The European Milk Board (EMB), a lobby group representing dairy farmers in the bloc, followed similar actions taken in Ireland earlier in the week by organising its German members to gather outside dairies in the country yesterday to play up their concerns.
As milk prices have dropped strongly from the record highs being paid for commodities back in mid-2007, farmers have called for greater government and industry support claims their operations are not economically viable.
While some major processor and ingredients groups such as Ireland-based Glanbia also hope to ensure greater support for the industry, the company said it too is being hit by the impacts of declining prices and general economic instability.
The EMB, which has been behind a number of campaigns to draw attention to fears that many milk suppliers cannot currently cover their own production costs, has used the German actions to call for greater help from processors.
"We have a common problem in the milk market - we can solve this together - we as future orientated dairy farmers are ready to do so," stated the group.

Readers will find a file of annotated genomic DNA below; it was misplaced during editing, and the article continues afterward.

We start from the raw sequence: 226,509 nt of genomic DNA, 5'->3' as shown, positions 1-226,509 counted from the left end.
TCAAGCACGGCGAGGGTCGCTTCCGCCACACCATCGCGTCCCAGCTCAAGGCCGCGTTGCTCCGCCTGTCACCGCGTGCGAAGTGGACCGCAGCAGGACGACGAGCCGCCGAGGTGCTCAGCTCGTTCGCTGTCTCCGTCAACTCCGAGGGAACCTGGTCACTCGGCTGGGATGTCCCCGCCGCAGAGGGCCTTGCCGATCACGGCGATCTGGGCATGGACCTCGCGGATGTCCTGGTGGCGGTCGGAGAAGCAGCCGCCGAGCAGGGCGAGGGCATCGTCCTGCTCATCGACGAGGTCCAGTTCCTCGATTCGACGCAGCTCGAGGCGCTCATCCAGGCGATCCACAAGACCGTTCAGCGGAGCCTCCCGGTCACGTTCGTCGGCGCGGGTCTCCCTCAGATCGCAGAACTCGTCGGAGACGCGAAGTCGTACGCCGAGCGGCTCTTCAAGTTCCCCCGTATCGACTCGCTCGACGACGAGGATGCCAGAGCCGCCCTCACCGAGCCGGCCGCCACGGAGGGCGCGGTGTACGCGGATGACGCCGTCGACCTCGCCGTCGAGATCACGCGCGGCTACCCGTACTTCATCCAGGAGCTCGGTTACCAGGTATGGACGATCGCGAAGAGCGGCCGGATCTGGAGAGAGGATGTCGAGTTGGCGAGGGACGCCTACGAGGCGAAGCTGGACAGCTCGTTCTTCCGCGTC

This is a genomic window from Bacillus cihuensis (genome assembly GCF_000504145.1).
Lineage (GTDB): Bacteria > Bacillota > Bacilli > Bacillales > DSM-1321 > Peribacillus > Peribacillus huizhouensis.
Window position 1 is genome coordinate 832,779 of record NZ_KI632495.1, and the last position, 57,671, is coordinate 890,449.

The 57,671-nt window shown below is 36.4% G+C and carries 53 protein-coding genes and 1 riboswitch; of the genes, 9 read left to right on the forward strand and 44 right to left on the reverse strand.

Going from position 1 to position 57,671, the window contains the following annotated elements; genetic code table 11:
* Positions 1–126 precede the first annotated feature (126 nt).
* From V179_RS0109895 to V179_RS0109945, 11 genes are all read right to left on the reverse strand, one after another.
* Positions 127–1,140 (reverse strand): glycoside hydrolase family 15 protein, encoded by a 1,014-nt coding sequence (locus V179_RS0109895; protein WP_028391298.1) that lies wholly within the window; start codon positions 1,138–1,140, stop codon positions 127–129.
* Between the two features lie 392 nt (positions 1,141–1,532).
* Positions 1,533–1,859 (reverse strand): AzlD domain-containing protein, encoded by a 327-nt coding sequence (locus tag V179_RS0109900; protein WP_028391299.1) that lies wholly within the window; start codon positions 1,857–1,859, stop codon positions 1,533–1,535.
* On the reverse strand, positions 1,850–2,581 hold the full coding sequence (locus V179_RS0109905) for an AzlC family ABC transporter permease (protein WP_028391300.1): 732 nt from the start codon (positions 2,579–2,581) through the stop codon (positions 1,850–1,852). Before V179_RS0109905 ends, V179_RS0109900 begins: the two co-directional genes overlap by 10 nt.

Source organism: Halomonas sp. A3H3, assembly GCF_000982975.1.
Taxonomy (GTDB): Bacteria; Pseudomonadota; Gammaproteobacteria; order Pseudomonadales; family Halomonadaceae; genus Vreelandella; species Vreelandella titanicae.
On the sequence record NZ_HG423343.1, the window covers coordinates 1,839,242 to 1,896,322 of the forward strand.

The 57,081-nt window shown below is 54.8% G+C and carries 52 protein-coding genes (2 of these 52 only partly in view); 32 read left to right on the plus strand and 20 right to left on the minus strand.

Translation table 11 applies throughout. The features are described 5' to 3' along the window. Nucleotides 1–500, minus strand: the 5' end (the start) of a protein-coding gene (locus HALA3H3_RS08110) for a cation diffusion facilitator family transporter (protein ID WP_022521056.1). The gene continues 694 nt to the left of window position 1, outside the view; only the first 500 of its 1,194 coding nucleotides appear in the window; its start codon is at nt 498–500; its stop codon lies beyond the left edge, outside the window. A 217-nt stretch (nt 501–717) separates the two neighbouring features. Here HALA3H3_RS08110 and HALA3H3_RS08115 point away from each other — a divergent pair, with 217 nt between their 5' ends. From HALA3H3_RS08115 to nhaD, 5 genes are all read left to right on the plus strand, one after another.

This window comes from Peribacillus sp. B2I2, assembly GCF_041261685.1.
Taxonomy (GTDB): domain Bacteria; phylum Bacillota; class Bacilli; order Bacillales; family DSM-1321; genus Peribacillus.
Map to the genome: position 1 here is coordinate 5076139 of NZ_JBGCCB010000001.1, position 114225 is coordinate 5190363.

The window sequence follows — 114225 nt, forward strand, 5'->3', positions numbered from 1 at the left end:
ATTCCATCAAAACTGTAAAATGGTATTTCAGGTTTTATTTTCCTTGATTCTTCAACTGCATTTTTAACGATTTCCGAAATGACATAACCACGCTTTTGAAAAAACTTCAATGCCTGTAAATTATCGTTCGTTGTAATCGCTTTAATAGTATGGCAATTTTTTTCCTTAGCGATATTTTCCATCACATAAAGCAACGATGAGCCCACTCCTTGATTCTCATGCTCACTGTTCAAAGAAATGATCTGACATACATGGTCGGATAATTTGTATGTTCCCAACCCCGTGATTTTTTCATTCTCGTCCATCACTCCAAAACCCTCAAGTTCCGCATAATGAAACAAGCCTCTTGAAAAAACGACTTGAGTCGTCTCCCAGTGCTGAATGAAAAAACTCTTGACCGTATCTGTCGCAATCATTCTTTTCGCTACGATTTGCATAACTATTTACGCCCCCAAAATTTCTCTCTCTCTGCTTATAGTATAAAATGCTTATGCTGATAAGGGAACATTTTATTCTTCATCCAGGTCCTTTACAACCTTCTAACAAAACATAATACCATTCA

The calls followed reported protests across Ireland earlier this week, reflecting concerns over Glanbia;s announcement that its March payment price would be down on the previous month to reflect global market developments.
Richard Kennedy of the Irish Farmers Association (IFA) expressed concern at the developments on Wednesday, telling the Reuters news agency that he believed Glanbia and other processors should, and could, do more to safeguard milk supplies.
“Dairy farmers supplying Glanbia are experiencing unprecedented financial difficulties and it is not unreasonable to expect [the company] to share some of the pain," stated Kennedy in the report.
In responding to the criticisms of its pricing, Glanbia claimed that despite holding the price being paid to its members in February, continuing to do so would be untenable for all stakeholders. The March price for milk set by the company was €0.21 per litre.
Liam Herlihy, chairman of Glanbia’s board, said in a statement that, while the company recognised its latest prices were below production costs for farmers, the company was also struggling to ensure profit at the current payment prices.
“Across the Group we continue to focus on maximising production efficiencies and reducing our cost base,” he stated. “Unfortunately these initiatives alone cannot deal with the sheer scale of the dairy market downturn.”